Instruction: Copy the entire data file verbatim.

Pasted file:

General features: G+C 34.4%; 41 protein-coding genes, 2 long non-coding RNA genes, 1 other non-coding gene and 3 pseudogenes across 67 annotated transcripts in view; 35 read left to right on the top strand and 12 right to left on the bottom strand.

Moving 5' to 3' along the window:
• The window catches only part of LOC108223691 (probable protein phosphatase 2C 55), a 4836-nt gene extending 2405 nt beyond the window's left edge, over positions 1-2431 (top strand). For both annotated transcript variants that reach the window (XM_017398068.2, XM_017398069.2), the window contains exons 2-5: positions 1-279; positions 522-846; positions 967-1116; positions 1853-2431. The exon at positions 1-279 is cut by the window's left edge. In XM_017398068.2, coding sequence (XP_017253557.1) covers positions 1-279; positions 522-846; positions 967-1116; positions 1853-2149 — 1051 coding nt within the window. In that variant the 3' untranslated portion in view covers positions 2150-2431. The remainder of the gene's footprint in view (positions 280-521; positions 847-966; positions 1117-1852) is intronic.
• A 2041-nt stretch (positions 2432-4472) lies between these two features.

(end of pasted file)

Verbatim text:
General features: G+C 34.4%; 41 protein-coding genes, 2 long non-coding RNA genes, 1 other non-coding gene and 3 pseudogenes across 67 annotated transcripts in view; 35 read left to right on the top strand and 12 right to left on the bottom strand.

Moving 5' to 3' along the window:
• The window catches only part of LOC108223691 (probable protein phosphatase 2C 55), a 4836-nt gene extending 2405 nt beyond the window's left edge, over positions 1-2431 (top strand). For both annotated transcript variants that reach the window (XM_017398068.2, XM_017398069.2), the window contains exons 2-5: positions 1-279; positions 522-846; positions 967-1116; positions 1853-2431. The exon at positions 1-279 is cut by the window's left edge. In XM_017398068.2, coding sequence (XP_017253557.1) covers positions 1-279; positions 522-846; positions 967-1116; positions 1853-2149 — 1051 coding nt within the window. In that variant the 3' untranslated portion in view covers positions 2150-2431. The remainder of the gene's footprint in view (positions 280-521; positions 847-966; positions 1117-1852) is intronic.
• A 2041-nt stretch (positions 2432-4472) lies between these two features.